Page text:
France is preparing for a series of strikes and large-scale protests aimed at curbing a pension reform project that faces opposition from unions and parties from the far-left and far-right.
The unions called for strikes and demonstrations on Thursday (19), and more sectoral strikes will follow in the coming weeks, while the government launched a media campaign and interviews to try to persuade public opinion.
For now, the public sector will see strikes on Thursday on railways, transport in the Paris region, education (including universities), police and prisons. In the private sector, there will be strikes in energy, among commercial flight crews and other smaller areas of the economy.
“The debate in the National Assembly will take place on the basis of mobilization and strikes. The battle will be fought first in the companies and in the streets,” warned CGT general secretary Philippe Martinez, in an interview with France 3 state television.
The goal: paralyze the country
The aim of the unions is to paralyze the country, as in the series of major strikes in 1995, against the plan of Prime Minister Alain Juppe (under the presidency of conservative Jacques Chirac) to reform social security, including private systems in the public sector. comp.
5 million working days were lost, 4 million in the public sector and 1 million in the private sector. On December 12 of that year two million people demonstrated across the country, according to unions (one million according to the police), and only three days later the government withdrew the bill.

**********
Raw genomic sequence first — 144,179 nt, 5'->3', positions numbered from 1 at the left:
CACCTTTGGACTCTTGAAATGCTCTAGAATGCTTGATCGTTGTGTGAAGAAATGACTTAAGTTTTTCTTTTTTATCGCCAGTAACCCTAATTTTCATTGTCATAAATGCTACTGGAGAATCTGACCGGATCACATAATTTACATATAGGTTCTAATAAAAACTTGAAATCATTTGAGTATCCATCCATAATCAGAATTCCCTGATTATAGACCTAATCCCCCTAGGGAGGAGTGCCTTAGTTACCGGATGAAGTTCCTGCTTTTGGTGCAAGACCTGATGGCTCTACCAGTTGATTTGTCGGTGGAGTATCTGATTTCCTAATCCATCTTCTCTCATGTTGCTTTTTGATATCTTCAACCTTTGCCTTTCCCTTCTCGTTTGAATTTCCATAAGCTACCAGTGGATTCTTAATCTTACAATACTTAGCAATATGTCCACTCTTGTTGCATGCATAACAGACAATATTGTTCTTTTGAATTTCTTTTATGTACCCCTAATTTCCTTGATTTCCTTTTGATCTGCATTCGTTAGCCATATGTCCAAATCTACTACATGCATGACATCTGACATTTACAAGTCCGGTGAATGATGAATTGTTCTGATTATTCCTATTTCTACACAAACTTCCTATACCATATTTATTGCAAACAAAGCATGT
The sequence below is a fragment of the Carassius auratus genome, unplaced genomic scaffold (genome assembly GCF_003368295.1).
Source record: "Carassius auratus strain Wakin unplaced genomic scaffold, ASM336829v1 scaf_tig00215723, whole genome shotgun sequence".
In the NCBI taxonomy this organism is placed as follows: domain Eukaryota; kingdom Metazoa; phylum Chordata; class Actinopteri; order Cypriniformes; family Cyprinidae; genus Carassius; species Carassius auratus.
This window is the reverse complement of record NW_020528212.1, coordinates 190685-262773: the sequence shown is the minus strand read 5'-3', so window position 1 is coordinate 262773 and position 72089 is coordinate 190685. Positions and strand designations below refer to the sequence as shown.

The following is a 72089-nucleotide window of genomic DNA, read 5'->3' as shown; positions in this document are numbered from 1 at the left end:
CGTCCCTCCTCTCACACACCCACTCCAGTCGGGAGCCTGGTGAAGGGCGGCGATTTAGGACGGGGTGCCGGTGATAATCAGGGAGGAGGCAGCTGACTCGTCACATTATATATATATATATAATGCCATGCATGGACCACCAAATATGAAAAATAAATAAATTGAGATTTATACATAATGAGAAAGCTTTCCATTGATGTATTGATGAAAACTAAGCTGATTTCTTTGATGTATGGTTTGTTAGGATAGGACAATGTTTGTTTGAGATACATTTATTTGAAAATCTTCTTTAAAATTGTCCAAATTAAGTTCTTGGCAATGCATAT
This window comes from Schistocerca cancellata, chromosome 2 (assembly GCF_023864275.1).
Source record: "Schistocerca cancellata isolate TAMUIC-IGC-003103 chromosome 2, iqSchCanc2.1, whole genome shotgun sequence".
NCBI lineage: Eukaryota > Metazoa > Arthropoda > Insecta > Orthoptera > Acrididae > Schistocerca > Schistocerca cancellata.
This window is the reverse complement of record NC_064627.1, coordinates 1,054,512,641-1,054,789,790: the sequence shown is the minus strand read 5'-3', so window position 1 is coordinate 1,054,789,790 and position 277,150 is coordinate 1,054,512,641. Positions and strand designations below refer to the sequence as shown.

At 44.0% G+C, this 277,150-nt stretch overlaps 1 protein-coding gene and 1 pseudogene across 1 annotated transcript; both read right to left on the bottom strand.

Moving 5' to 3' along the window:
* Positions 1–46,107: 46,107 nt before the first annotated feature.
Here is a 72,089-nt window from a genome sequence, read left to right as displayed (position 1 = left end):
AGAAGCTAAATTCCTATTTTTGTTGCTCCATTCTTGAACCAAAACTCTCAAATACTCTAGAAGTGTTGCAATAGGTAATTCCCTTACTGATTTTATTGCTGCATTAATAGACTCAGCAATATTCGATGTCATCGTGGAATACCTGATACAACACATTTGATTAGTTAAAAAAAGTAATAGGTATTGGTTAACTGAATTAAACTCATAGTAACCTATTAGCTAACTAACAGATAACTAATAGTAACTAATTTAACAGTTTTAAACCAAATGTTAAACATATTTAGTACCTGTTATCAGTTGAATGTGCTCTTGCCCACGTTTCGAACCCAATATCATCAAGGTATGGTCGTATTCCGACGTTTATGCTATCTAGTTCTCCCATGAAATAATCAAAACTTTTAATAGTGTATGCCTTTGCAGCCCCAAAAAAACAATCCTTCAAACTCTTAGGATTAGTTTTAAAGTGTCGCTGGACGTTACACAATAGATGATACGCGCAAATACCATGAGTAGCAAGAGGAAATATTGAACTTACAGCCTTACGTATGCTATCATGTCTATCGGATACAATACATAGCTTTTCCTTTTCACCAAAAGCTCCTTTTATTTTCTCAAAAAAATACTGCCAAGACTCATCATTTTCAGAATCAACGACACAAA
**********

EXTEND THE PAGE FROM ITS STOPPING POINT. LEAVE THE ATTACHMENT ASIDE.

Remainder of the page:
“We can do better than it was back then,” Felipe Martinez said optimistically in remarks last Friday.
“The unions have the right to call for strikes and demonstrations, but they do not have the right to besiege the country,” Labor Minister Olivier Dusopt warned Sunday.
The main points of the government’s plan are to increase the minimum retirement age from 62 to 64 years by 2030, and expect to increase the contribution from 42 to 43 years until 2027 so that you can enjoy a full retirement (expected so far for 2035).
Dussopp, in an interview with France Inter public broadcaster, noted that the reform takes into account those who start working before the age of 20. For example, those who started their careers at the age of 18 will be able to retire at the age of 60 with a full pension: “They will work no more than those who started later.”
Opposition to the project reaches 68% of France’s population, according to a survey conducted by Ifop, one of France’s main research institutes, and published by the Journal du Dimanche on Sunday. The percentage is higher (71%) among young people, the working classes, and the unemployed.
These numbers can be explained by the fact that the government’s rhetoric about saving the pension system is “not working”, commented Frédéric Dappy, Director General of Opinion at Ifop.
However, Dabi sees a “weaker” desire to mobilize on the streets, as the government seems to have secured votes in both houses of parliament thanks to the support of the conservative party Os Republicanos, which is a given.
However, the government launched a major campaign of action and media presence to try to convince the population.
On Thursday, the day of mobilization, French President Emmanuel Macron will be in Barcelona for the Spanish-French summit with the head of the Spanish government, Pedro Sanchez.
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